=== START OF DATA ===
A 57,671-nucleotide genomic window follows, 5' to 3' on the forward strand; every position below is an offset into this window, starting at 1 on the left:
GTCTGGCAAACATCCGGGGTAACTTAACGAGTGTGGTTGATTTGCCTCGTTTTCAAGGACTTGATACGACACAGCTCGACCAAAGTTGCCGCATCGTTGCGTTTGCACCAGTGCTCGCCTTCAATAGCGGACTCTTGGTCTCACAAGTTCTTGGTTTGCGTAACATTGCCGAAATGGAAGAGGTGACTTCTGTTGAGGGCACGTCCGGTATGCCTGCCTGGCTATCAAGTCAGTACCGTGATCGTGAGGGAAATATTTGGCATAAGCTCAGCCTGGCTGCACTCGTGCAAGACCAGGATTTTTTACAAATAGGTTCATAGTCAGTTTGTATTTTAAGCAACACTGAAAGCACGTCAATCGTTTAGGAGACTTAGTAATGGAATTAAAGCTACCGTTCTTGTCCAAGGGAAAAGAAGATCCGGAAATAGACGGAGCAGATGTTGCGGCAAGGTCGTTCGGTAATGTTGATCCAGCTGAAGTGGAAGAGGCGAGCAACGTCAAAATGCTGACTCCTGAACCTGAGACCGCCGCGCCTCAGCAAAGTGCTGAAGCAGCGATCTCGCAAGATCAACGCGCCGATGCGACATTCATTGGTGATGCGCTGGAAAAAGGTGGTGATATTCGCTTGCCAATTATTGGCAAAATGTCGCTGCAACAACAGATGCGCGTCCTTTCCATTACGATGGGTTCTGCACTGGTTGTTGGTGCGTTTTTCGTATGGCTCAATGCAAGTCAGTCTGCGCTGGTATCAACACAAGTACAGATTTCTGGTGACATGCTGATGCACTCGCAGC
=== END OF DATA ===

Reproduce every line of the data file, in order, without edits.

A 57,671-nucleotide genomic window follows, 5' to 3' on the forward strand; every position below is an offset into this window, starting at 1 on the left:
GTCTGGCAAACATCCGGGGTAACTTAACGAGTGTGGTTGATTTGCCTCGTTTTCAAGGACTTGATACGACACAGCTCGACCAAAGTTGCCGCATCGTTGCGTTTGCACCAGTGCTCGCCTTCAATAGCGGACTCTTGGTCTCACAAGTTCTTGGTTTGCGTAACATTGCCGAAATGGAAGAGGTGACTTCTGTTGAGGGCACGTCCGGTATGCCTGCCTGGCTATCAAGTCAGTACCGTGATCGTGAGGGAAATATTTGGCATAAGCTCAGCCTGGCTGCACTCGTGCAAGACCAGGATTTTTTACAAATAGGTTCATAGTCAGTTTGTATTTTAAGCAACACTGAAAGCACGTCAATCGTTTAGGAGACTTAGTAATGGAATTAAAGCTACCGTTCTTGTCCAAGGGAAAAGAAGATCCGGAAATAGACGGAGCAGATGTTGCGGCAAGGTCGTTCGGTAATGTTGATCCAGCTGAAGTGGAAGAGGCGAGCAACGTCAAAATGCTGACTCCTGAACCTGAGACCGCCGCGCCTCAGCAAAGTGCTGAAGCAGCGATCTCGCAAGATCAACGCGCCGATGCGACATTCATTGGTGATGCGCTGGAAAAAGGTGGTGATATTCGCTTGCCAATTATTGGCAAAATGTCGCTGCAACAACAGATGCGCGTCCTTTCCATTACGATGGGTTCTGCACTGGTTGTTGGTGCGTTTTTCGTATGGCTCAATGCAAGTCAGTCTGCGCTGGTATCAACACAAGTACAGATTTCTGGTGACATGCTGATGCACTCGCAGC